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European tourism sector continues to defy increased global risks

European tourism sector continues to defy increased global risks

eTN:

European tourism sector continues to defy increased global risks

According to the European Travel Commission’s (ETC) latest ‘European Tourism Trends and Prospects’ report, Europe enjoyed a healthy 4% increase in tourist arrivals in 2019 compared to 2018. While the rate of expansion was slower than previous years across certain individual destinations, the overall regional performance remains in positive territory. Increasing numbers of tourist arrivals generate income and support employment and investment in Europe, not only acting as a catalyst for economic expansion, but also contributing to and demonstrating the social and cultural value in the region.

Montenegro, Turkey, and Lithuania registered double-digit increases in tourist arrivals, whilst Portugal, Serbia Slovakia and The Netherlands also outperformed the average. Montenegro’s 21% surge was shored-up by greater connectivity and infrastructure investment, while Turkey (+14%) is set to invest heavily and diversify its tourism promotion activities throughout 2020 with the aim of increasing the volume and quality of tourists. Increased air connectivity has helped Lithuania’s (+10%) performance, while the recent award of most “Accessible Tourist Destination 2019” to Portugal (+7%) reflects the country’s efforts to promote accessible tourism. Visa relaxation policies and bilateral business relations between destinations and source markets also continue to be key factors in encouraging travel, particularly in Serbia (+7%).

However, it hasn’t been entirely
positive for all European destinations. In Romania (-4%) continued challenges
related to infrastructure and tourism promotion remain, while the demise of WOW
Air and a strong Krona explain the steep decline in arrivals to Iceland (-14%).

The report also includes an analysis of tourism taxes and focuses on how such taxes could be levied in an environment where competition has all but eroded any other form of price stimulus.

US travelers encouraged by a supportive economic environment, while unforeseen events are expected to hamper Chinese outbound travel

The report’s findings suggest that positive economic conditions in the US are also encouraging travelers. Supportive economic conditions have spurred the value of the dollar against the euro, making Europe an affordable travel destination. The US economy is signalling a moderate rate of expansion and, although GDP growth is expected to slow somewhat in 2020, record low unemployment rates coupled with rising wages have supported a significant uplift in consumption and consumer confidence. Most European destinations recorded increased US tourist arrivals at the end of 2019, with fastest growth registered in Turkey (+30%), Cyprus (+27%) and Montenegro (+26%).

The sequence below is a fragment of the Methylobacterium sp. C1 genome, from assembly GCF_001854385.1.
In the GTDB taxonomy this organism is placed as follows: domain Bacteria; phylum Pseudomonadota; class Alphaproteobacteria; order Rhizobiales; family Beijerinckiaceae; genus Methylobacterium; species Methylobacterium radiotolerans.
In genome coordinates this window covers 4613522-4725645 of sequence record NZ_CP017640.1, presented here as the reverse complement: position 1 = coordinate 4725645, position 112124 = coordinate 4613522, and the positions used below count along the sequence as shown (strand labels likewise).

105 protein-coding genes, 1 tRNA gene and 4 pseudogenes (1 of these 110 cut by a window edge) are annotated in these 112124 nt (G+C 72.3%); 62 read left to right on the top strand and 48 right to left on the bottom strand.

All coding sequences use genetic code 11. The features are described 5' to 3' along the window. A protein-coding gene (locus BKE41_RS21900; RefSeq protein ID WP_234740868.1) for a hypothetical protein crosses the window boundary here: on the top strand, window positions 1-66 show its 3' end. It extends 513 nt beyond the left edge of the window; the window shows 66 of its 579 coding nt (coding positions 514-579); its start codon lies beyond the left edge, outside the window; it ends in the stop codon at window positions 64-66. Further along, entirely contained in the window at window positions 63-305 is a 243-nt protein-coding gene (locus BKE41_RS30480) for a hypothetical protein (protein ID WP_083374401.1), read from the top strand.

While the
US-China trade truce is expected to help restore business confidence,
challenges in China remain following the outbreak of COVID-19 during the recent
Lunar New Year, a key travel season. Although necessary, the measures
implemented to prevent the spread of the virus (e.g. travel bans and route
cancellations) intensify the challenges and concerns about the impact of the
outbreak on the global tourism sector and represent a significant downside risk
to Chinese travel demand in 2020. According to Tourism Economics’ forecast,
European destinations will see Chinese arrivals in the range of 7% (most likely
case) and 25% (downside case) lower in 2020 compared to the pre-crisis
estimate. All that being said, 2019 finished strongly for Chinese travel to
Europe with a handful of European destinations receiving a soaring influx of
Chinese travellers, namely Montenegro (+83%), Serbia (+39%), and Monaco (+38%).

2020 threats and future strategies for success

Overall,
European tourism is resisting the pull of major global downside risks,
including concerns of worldwide economic slowdown or conflict, global health
crises, sustainability raising concerns and climate disasters. Despite this,
ETC Executive Director Eduardo Santander is encouraging the tourism industry to
remain vigilant: “Notwithstanding reduced trade tensions internationally and
further clarity surrounding Brexit, heightened risks cannot be overlooked. The
sector must seek to mitigate against these risks given the importance of
tourism for European economic and social development. Diversifying marketing
and promotion strategies, addressing shifts in consumer behaviour,
strengthening collaboration among destinations and increasing measures to foster
the sustainable development of tourism can all help destinations to remain
competitive in the long run.”

With this in
mind, it is also important to note that growth is not an ultimate measure of
success for the tourism industry. The sustainable development of a destination
is necessary for it to remain competitive in the long term and avoid being the
victim of its own success. The sector will need to develop a new understanding
of success going forward.

eTurboNews | Trends | Travel News

Source: eTurboNews Syndication